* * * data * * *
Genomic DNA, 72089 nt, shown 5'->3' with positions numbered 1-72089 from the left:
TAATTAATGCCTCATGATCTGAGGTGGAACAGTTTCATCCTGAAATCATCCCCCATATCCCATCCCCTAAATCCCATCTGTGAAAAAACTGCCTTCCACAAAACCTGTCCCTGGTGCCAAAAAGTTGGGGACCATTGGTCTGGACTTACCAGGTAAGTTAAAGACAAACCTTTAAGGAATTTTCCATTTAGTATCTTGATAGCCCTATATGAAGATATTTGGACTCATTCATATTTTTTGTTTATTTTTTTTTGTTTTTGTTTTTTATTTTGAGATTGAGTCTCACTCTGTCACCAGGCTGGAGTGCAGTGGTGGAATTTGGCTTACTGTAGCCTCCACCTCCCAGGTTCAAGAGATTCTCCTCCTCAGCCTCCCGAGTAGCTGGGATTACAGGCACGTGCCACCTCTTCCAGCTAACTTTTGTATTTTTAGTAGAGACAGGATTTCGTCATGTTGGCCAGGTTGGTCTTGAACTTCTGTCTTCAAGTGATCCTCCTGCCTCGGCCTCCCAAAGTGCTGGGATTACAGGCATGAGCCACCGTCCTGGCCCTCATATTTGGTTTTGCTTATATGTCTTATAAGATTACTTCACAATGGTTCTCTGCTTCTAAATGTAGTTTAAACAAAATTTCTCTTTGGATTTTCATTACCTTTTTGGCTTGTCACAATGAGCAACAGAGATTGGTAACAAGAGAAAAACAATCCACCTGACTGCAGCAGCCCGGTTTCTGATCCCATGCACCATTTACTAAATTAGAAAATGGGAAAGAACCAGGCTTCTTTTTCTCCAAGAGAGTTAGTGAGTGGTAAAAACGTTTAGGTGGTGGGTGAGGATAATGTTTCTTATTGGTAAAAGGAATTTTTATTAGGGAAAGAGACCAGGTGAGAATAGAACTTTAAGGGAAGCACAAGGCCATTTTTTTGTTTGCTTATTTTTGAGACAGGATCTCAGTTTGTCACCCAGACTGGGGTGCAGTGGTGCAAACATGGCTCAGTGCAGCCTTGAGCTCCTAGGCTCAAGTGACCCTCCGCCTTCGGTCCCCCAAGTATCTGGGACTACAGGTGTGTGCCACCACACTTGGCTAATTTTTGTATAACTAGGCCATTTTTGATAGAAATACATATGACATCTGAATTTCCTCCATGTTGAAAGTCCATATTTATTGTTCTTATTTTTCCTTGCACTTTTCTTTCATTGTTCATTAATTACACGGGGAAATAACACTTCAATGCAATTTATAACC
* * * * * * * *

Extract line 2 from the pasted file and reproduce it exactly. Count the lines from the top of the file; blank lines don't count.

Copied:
TAATTAATGCCTCATGATCTGAGGTGGAACAGTTTCATCCTGAAATCATCCCCCATATCCCATCCCCTAAATCCCATCTGTGAAAAAACTGCCTTCCACAAAACCTGTCCCTGGTGCCAAAAAGTTGGGGACCATTGGTCTGGACTTACCAGGTAAGTTAAAGACAAACCTTTAAGGAATTTTCCATTTAGTATCTTGATAGCCCTATATGAAGATATTTGGACTCATTCATATTTTTTGTTTATTTTTTTTTGTTTTTGTTTTTTATTTTGAGATTGAGTCTCACTCTGTCACCAGGCTGGAGTGCAGTGGTGGAATTTGGCTTACTGTAGCCTCCACCTCCCAGGTTCAAGAGATTCTCCTCCTCAGCCTCCCGAGTAGCTGGGATTACAGGCACGTGCCACCTCTTCCAGCTAACTTTTGTATTTTTAGTAGAGACAGGATTTCGTCATGTTGGCCAGGTTGGTCTTGAACTTCTGTCTTCAAGTGATCCTCCTGCCTCGGCCTCCCAAAGTGCTGGGATTACAGGCATGAGCCACCGTCCTGGCCCTCATATTTGGTTTTGCTTATATGTCTTATAAGATTACTTCACAATGGTTCTCTGCTTCTAAATGTAGTTTAAACAAAATTTCTCTTTGGATTTTCATTACCTTTTTGGCTTGTCACAATGAGCAACAGAGATTGGTAACAAGAGAAAAACAATCCACCTGACTGCAGCAGCCCGGTTTCTGATCCCATGCACCATTTACTAAATTAGAAAATGGGAAAGAACCAGGCTTCTTTTTCTCCAAGAGAGTTAGTGAGTGGTAAAAACGTTTAGGTGGTGGGTGAGGATAATGTTTCTTATTGGTAAAAGGAATTTTTATTAGGGAAAGAGACCAGGTGAGAATAGAACTTTAAGGGAAGCACAAGGCCATTTTTTTGTTTGCTTATTTTTGAGACAGGATCTCAGTTTGTCACCCAGACTGGGGTGCAGTGGTGCAAACATGGCTCAGTGCAGCCTTGAGCTCCTAGGCTCAAGTGACCCTCCGCCTTCGGTCCCCCAAGTATCTGGGACTACAGGTGTGTGCCACCACACTTGGCTAATTTTTGTATAACTAGGCCATTTTTGATAGAAATACATATGACATCTGAATTTCCTCCATGTTGAAAGTCCATATTTATTGTTCTTATTTTTCCTTGCACTTTTCTTTCATTGTTCATTAATTACACGGGGAAATAACACTTCAATGCAATTTATAACC